image: Kamloops This Week, Dave Eagles

The organizers were apologetic about organizing it in the first place. In their notice of cancelation, they said on Instagram:

“We want BIPOC (Black, Indigenous and People of Colour) to lead these protests. The original idea was to create a space for people to express their feelings of injustice and for us to be able to be there to protect the BIPOC in this space. The goal of this protest was to open conversation and change for local and international individuals. The goal of our organizers and all non-BIPOC is to create a safe space for them. We do not want to speak over them, we want to amplify them.”

Since they refer to Black, Indigenous and People of Colour as “them,” I can only assume they are white and that was a factor in the cancelation.

Being white, I guess they felt uncomfortable about organizing a demonstration for an oppressed people that they were not a part of. Or perhaps it seemed patronizing –as if Black, Indigenous and People of Colour couldn’t do it themselves.

Maybe they felt they were appropriating the culture Black, Indigenous and People of Colour by assuming to speak for them.

It’s paralysis due to political correctness.

I would have liked to ask the organizers these questions and why they felt intimidated but they have pulled down their Instagram account and I had no way of contacting them.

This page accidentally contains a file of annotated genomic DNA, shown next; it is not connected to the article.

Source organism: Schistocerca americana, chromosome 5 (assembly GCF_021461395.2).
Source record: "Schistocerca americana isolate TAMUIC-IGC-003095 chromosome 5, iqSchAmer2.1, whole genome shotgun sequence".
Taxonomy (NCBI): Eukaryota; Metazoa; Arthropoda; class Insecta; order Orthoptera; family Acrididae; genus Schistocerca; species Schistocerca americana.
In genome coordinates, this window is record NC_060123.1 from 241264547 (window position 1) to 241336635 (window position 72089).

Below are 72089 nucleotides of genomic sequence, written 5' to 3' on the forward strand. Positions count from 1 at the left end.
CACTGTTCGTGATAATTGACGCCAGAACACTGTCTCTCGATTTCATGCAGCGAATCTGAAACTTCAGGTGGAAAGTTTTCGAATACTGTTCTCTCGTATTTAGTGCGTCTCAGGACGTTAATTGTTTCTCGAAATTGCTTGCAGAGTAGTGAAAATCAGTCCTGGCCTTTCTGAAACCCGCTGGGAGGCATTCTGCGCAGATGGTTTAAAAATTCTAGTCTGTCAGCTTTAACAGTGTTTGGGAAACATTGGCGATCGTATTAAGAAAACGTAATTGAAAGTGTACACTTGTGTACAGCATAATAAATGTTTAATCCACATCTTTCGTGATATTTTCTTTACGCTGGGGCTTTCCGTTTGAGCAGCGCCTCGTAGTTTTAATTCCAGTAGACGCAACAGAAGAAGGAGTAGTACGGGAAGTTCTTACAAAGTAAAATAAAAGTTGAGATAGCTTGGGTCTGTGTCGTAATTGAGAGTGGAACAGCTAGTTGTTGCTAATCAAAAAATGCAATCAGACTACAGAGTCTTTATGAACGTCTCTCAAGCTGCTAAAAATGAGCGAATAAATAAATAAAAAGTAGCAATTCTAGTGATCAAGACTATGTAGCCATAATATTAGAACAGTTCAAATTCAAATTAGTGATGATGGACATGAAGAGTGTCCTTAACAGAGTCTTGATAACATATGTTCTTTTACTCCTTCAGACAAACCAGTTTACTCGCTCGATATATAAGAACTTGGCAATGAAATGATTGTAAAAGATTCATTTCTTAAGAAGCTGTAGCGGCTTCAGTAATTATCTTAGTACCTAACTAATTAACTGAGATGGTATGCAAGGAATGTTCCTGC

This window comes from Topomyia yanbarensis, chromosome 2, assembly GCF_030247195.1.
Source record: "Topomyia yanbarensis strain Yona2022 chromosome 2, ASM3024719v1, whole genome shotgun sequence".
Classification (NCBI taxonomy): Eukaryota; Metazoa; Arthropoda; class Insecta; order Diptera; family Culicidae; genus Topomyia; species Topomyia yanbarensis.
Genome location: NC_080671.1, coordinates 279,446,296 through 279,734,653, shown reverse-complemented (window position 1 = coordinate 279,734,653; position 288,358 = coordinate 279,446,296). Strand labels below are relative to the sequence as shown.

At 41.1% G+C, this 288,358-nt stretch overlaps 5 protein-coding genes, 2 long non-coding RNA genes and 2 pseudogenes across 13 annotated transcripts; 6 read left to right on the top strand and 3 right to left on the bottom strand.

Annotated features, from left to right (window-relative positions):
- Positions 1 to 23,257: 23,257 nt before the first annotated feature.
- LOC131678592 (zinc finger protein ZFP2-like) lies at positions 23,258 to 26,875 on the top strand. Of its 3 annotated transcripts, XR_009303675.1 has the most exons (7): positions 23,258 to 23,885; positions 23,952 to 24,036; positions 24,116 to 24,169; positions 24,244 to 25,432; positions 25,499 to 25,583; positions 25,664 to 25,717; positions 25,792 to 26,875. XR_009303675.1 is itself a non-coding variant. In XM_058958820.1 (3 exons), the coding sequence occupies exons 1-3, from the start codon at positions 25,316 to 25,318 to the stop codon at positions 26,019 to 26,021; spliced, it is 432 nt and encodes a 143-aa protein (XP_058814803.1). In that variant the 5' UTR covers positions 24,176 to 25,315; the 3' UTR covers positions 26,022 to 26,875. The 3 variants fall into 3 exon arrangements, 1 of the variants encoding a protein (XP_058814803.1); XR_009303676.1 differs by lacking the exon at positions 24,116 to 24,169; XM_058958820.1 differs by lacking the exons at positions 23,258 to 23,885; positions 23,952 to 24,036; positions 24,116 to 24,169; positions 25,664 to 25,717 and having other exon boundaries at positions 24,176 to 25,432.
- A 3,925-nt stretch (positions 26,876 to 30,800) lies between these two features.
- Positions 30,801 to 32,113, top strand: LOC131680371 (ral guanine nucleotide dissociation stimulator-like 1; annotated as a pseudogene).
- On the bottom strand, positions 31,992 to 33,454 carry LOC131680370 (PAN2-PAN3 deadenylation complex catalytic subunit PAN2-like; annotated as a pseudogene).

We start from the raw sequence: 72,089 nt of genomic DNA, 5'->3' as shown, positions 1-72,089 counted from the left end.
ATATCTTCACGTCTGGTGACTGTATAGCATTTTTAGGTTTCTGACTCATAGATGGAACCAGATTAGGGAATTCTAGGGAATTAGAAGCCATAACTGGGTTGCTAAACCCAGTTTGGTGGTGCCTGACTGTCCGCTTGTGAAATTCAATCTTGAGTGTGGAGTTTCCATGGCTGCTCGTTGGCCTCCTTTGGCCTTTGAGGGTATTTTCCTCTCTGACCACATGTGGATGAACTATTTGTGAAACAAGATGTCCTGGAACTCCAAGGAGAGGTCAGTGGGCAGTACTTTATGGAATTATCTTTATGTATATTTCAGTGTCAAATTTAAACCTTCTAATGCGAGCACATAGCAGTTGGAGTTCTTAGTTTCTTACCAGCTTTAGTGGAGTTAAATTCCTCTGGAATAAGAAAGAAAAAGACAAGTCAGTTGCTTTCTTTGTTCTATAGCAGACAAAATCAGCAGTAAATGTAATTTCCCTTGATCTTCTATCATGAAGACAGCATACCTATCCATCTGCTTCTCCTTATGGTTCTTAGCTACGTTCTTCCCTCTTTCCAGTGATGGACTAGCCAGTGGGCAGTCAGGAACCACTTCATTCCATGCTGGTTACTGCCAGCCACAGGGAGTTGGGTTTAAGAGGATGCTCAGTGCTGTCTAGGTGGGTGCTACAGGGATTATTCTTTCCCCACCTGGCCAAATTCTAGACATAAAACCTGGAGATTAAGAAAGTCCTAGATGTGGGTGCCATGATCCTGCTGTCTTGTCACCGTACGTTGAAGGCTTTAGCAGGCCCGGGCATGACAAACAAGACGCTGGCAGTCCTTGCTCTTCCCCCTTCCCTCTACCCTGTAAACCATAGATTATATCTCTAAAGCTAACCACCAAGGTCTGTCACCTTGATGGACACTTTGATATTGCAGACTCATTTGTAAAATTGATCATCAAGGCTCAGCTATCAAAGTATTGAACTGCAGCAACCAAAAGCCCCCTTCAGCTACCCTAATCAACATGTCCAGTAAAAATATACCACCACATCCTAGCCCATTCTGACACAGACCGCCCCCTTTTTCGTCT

Allegations of cultural appropriation and insensitivity are rampant. When Prime Minister Justin Trudeau attended the Ottawa BLM demonstration, calls of “blackface” could be heard directed at him; in reference to his now-shameful 2001 yearbook photo of him dressed as Aladdin in blackface and in a turban at an Arabian Nights-themed gala. Dressing up in costumes that represent other cultures is now seen as cultural appropriation.

Is it cultural approbation to show up at a demonstration in support of Black and Indigenous people? Can white Canadians not “feel their pain?”

Cultural appropriation was on the mind of Kamloops resident Sarah* who attended the demonstration. “I try to be very mindful of cultural appropriation as well,” she told me by email.

Her Facebook photo shows her smiling in front of three RCMP of colour at the demonstration. She was hesitant about asking permission for the photo but:  “They were good sports and took no issue.”

The colour of a people organizing a demonstration should not be a factor.

We are long past the biases developed by Europeans when they first encountered various colours of people around the globe and thought they were a different species.

As I have argued in this column, we are all Homo sapiens, the last remaining species of humans. There is no “them” and “us.”

Says Sarah of her photo with the police:

“I hope you took note of the ‘We are All African’ T-shirt I was wearing…as in we can all be traced back to a common humanoid ancestor in the rift valley…this is why Racism makes zero sense! Love that message, that t-shirt!”

*name changed on request.

Kamloops’ rental shortage is no accident

The shortage of affordable rental units in Kamloops is the result of deliberate government policy starting with the Mulroney Conservatives in the 1990s. Not just Kamloops but all Canada was affected.

CSI low-income housing in Kamloops